Today was my final day in Picton, and my bus was scheduled to leave at around 1:30, so I had plenty of time before I needed to be at the bus stop – and Picton is tiny, so it made sense just to leave my bag at the hostel and grab it before the bus instead of schlepping it around town with me and wherever my adventure today might lead me. I checked out, checked in my bag and set off. Sadly, the bakery is not open on Sundays, so I headed to the waterfront to a little café for breakfast and coffee. After I was finished I wasn’t really sure what I was going to do. Picton is small, and I had pretty much toured the town – I didn’t want to go for another hike and get all sweaty before boarding a bus (common courtesy, my friends), and the other wildlife tours and such would not allow me the time to make it back for my bus.
I turned to Google to decide which museum, or other event on the waterfront had the most appeal, and the universal verdict was the Edwin Fox Maritime Museum. I walked across the harbor park and started my journey back in time with this ship, the 9th oldest surviving ship in the world, and the oldest surviving merchant ship in the world. It was also the last surviving convict ship that transported the convicts to Australia – The Edwin Fox was a renaissance ship – serving many roles in its majestic and historical lifetime.
The Edwin Fox was built in Calcutta India in 1853, and was beached in Picton in 1897. The museum takes you through the process of the ship’s amazing construction out of Teak, the voyages and changes to the ship, and the abandonment and subsequent damage to the ship after being left on the shores of Picton. The historical society eventually purchased the ship hull from The New Zealand Refrigerating Company LTD for the whopping price of 1 Schilling, and began to work of relocated, refloating and eventually dry docking this piece of maritime history.
You start your journey by going through the museum and watching movie about the history of the boat – I could have gotten lost for hours here, looking at the pieces recovered from the hull, the construction specifics and the stories shared.
Once you step outside you start to see the ship, and get a feel for the scale and size of her, as she is still a bit shielded from view by the covering over the dry dock bay.
There are lots of “bits and bobs” (anchors, and other remnants) splayed across the yard.
At the anchor you get your first view of the ship, as well as the pumping system that keeps the ship dry docked in it’s new home.
As you enter the ship area you have two choices, board the ship, or go underneath it into the ship bay. I decided to start by checking out the outside of the ship – the layers of wood under the deteriorating copper was something like an artwork, showing the effects of time, salt, wind and water on the majestic hull of this ship.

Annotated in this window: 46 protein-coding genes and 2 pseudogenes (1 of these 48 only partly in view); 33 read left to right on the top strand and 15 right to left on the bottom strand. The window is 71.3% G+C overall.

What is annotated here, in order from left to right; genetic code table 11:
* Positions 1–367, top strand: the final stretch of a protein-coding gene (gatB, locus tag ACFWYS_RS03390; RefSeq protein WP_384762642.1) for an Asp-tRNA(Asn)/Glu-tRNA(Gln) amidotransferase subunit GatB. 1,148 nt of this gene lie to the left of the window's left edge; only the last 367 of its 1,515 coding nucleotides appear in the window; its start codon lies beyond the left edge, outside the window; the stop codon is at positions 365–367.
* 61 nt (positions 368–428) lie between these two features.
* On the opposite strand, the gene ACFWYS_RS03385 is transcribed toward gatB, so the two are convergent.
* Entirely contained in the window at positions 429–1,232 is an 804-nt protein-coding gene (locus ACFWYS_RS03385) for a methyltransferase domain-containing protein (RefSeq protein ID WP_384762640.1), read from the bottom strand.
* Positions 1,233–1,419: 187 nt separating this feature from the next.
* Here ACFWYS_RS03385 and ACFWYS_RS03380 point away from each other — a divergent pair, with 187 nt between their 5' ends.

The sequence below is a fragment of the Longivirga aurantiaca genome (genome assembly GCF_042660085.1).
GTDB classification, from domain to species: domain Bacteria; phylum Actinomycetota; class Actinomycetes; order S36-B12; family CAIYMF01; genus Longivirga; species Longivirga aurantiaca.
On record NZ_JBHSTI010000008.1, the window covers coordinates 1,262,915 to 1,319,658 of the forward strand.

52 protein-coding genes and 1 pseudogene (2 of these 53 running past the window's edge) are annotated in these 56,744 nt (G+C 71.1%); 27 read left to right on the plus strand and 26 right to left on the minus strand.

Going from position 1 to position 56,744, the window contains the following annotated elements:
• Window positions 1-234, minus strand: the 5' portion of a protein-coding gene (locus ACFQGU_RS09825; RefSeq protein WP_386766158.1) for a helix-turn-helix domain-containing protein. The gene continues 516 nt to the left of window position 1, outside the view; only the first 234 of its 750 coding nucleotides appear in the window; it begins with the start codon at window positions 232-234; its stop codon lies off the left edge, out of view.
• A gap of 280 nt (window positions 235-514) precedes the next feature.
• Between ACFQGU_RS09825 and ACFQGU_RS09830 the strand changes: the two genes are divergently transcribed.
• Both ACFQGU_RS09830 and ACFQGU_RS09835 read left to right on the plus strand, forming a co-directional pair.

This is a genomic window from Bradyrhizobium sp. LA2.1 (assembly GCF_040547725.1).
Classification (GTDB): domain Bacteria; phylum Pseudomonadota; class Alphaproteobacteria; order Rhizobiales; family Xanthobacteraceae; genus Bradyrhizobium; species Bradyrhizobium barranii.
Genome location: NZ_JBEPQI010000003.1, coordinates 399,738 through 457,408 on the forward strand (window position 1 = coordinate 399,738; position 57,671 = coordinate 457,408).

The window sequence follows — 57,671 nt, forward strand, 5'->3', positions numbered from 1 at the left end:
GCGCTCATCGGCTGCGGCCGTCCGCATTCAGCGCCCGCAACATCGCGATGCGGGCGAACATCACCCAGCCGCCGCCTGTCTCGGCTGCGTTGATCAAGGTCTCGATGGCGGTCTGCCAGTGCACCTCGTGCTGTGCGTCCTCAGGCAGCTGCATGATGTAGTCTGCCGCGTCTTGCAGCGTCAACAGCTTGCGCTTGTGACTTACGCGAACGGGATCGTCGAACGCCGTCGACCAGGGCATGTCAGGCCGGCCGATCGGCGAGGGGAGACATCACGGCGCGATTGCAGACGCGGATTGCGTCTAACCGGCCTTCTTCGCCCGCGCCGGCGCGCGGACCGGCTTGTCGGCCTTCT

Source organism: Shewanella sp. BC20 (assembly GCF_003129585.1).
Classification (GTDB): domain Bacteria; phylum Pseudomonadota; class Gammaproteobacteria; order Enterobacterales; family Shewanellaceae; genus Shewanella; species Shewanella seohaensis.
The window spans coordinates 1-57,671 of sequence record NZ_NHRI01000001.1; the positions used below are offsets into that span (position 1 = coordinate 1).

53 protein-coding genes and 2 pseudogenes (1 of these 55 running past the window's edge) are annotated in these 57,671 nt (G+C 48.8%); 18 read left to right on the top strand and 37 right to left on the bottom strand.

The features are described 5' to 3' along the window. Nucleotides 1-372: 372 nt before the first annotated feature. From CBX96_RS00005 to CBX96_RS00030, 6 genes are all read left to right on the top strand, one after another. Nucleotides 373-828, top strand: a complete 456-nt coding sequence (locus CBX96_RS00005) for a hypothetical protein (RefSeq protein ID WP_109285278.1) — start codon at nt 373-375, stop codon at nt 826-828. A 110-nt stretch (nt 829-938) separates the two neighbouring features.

Once I had walked around underneath and around the hull, I went back up to the ships entrance, and got to explore the inside of this ship.
The ship had 2 decks, the hold and the top deck. The top deck had been arranged to show you what the ship would have been like for its various uses, and what living on the ship would be like. The thing that stuck with me was the steerage class bunks – that were tiny as is, but were where an entire family – most often a Man, Woman and 4 children or so lived. Talk about cramped and gross conditions – it was very easy to see how disease could spread. There were also models of the convict areas as well.
You also get to venture down into the hold, and this was where you could see much of the hidden damage that occurred due to the ship being left on the shore, and even more insight into the layered construction of these ships.
I had a lovely time exploring the ship and museum, and finished before my alarm, so that was good. I wandered back to the hostel to repack my bag for the bus journey, and then wandered to the bus stop. While there, I went to take a picture of Mini-fig Merry with the luggage, and was reminded of another picture I took with the same set up, in Amsterdam at the train station as I got ready to board my overnight train to Switzerland in 2015 on my grand European adventure. This got me to thinking about the places this luggage has traveled, and I did some quick math, and discovered that this luggage has traveled almost 40,000 miles, and will definitely cross that threshold this trip!
The bus arrived right on schedule, sadly, it was not the lovely Intercity bus with wifi, but a sub bus, so a bit old and less comfy, but workable for the short trip to Nelson.
The trip was uneventful – and the scenery driving through New Zealand was stunning, as usual.
I arrived in Nelson, walked a few blocks and checked into my hostel. Once I was situated, I decided to go out and explore Nelson, on a very sleepy Sunday when most everything was closed. In my wanderings I discovered it was Nelson Beer Week, so I took note of a few events, then wandered around the city, ending up at the Christ Church Cathedral – and attending their Sunday Night worship service before heading back to the hostel and an early bed time before my fun school visits this week.
One thought on “Old Ships, Old Buses and Old Churches”
I’ m loving keeping up with your adventures! Thanks, Merry!